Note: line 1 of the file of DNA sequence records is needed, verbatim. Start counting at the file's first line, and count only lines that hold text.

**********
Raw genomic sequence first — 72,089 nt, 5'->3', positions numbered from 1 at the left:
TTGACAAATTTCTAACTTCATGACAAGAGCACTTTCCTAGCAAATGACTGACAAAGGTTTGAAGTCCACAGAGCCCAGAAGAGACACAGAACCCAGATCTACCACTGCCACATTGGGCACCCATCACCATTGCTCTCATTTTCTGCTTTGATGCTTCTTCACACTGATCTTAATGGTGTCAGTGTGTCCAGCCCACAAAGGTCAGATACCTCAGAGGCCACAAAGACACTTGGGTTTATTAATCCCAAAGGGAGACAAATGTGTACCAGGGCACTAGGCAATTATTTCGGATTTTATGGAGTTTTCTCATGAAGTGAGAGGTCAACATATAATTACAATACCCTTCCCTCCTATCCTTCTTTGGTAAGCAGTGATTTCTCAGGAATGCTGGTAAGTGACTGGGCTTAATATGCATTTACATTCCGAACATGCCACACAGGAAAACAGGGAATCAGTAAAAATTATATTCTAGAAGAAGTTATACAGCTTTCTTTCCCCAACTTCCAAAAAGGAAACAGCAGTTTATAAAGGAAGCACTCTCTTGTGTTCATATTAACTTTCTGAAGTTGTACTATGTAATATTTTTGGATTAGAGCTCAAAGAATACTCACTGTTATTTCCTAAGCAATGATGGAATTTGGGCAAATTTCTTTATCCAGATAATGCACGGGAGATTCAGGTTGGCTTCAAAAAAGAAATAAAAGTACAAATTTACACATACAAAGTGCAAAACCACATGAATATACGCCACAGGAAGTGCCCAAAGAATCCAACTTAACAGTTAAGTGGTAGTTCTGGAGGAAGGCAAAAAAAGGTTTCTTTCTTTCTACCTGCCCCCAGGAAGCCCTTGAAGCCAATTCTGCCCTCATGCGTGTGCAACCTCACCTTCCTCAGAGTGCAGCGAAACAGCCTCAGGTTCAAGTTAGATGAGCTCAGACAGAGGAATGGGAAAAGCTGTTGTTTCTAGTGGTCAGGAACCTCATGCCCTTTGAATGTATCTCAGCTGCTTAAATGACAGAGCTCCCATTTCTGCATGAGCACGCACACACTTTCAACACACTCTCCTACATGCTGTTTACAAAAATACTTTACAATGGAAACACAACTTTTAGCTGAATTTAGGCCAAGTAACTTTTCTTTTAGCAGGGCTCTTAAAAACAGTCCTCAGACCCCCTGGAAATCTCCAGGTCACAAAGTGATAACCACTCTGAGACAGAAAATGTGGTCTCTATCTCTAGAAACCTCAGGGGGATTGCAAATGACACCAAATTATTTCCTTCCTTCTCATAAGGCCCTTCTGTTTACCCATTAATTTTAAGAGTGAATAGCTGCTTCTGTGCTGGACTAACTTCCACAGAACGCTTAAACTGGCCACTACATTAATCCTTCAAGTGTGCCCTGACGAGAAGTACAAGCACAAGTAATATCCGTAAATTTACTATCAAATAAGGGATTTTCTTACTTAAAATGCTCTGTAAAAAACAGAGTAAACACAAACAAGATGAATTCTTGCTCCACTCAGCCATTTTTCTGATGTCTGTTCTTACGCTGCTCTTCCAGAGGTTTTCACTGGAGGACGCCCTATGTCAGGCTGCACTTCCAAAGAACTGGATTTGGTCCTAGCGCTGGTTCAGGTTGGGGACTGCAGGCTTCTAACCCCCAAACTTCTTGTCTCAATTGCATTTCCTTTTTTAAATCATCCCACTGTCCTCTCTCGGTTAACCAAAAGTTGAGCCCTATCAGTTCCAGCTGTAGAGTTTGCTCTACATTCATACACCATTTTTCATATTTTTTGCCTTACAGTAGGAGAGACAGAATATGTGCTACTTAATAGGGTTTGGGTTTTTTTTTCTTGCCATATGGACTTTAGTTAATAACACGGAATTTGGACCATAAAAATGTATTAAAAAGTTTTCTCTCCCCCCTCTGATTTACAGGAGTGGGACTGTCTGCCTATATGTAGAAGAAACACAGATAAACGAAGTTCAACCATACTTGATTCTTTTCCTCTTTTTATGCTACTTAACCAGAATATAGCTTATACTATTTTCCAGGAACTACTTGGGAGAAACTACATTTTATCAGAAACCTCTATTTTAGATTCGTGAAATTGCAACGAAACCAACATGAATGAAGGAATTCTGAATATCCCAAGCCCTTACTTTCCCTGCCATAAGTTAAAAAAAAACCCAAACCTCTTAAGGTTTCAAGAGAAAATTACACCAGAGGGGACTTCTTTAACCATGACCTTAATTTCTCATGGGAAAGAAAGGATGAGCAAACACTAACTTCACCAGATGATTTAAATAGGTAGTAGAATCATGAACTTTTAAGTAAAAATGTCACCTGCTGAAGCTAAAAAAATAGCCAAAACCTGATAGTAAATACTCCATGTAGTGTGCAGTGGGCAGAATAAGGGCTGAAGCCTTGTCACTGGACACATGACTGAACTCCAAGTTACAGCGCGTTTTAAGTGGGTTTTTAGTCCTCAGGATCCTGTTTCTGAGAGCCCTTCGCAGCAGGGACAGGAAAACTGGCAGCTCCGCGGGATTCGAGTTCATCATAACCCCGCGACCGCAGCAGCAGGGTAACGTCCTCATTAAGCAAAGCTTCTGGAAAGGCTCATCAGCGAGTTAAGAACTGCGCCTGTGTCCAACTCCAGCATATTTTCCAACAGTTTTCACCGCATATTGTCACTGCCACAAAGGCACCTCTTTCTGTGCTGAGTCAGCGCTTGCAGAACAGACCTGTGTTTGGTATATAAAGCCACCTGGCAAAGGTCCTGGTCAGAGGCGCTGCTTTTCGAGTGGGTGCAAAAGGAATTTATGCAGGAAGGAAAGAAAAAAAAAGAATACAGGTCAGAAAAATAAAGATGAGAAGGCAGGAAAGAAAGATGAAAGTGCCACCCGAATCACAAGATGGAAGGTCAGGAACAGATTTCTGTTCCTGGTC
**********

Raw genomic sequence first — 72,089 nt, 5'->3', positions numbered from 1 at the left: